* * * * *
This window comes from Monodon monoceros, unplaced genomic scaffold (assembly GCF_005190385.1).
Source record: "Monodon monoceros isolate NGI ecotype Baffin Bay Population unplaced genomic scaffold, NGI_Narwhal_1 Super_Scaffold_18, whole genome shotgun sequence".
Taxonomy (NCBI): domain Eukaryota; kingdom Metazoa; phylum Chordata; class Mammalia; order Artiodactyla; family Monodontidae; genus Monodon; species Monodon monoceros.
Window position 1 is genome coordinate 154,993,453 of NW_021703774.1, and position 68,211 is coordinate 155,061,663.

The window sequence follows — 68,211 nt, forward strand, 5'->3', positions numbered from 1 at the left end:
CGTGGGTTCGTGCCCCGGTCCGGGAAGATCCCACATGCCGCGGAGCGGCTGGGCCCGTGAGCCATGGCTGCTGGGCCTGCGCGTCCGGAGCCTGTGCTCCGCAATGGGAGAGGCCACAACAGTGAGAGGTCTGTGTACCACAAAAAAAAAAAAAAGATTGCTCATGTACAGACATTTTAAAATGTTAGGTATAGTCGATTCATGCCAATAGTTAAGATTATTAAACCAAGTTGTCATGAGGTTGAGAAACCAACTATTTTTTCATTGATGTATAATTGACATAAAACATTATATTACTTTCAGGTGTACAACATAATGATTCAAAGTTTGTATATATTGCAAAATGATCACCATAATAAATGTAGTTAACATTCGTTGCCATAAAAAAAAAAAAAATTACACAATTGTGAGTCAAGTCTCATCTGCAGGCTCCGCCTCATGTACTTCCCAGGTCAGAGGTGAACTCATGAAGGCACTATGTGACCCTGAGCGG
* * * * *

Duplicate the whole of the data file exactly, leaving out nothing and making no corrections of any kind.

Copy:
This window comes from Monodon monoceros, unplaced genomic scaffold (assembly GCF_005190385.1).
Source record: "Monodon monoceros isolate NGI ecotype Baffin Bay Population unplaced genomic scaffold, NGI_Narwhal_1 Super_Scaffold_18, whole genome shotgun sequence".
Taxonomy (NCBI): domain Eukaryota; kingdom Metazoa; phylum Chordata; class Mammalia; order Artiodactyla; family Monodontidae; genus Monodon; species Monodon monoceros.
Window position 1 is genome coordinate 154,993,453 of NW_021703774.1, and position 68,211 is coordinate 155,061,663.

The window sequence follows — 68,211 nt, forward strand, 5'->3', positions numbered from 1 at the left end:
CGTGGGTTCGTGCCCCGGTCCGGGAAGATCCCACATGCCGCGGAGCGGCTGGGCCCGTGAGCCATGGCTGCTGGGCCTGCGCGTCCGGAGCCTGTGCTCCGCAATGGGAGAGGCCACAACAGTGAGAGGTCTGTGTACCACAAAAAAAAAAAAAAGATTGCTCATGTACAGACATTTTAAAATGTTAGGTATAGTCGATTCATGCCAATAGTTAAGATTATTAAACCAAGTTGTCATGAGGTTGAGAAACCAACTATTTTTTCATTGATGTATAATTGACATAAAACATTATATTACTTTCAGGTGTACAACATAATGATTCAAAGTTTGTATATATTGCAAAATGATCACCATAATAAATGTAGTTAACATTCGTTGCCATAAAAAAAAAAAAAATTACACAATTGTGAGTCAAGTCTCATCTGCAGGCTCCGCCTCATGTACTTCCCAGGTCAGAGGTGAACTCATGAAGGCACTATGTGACCCTGAGCGG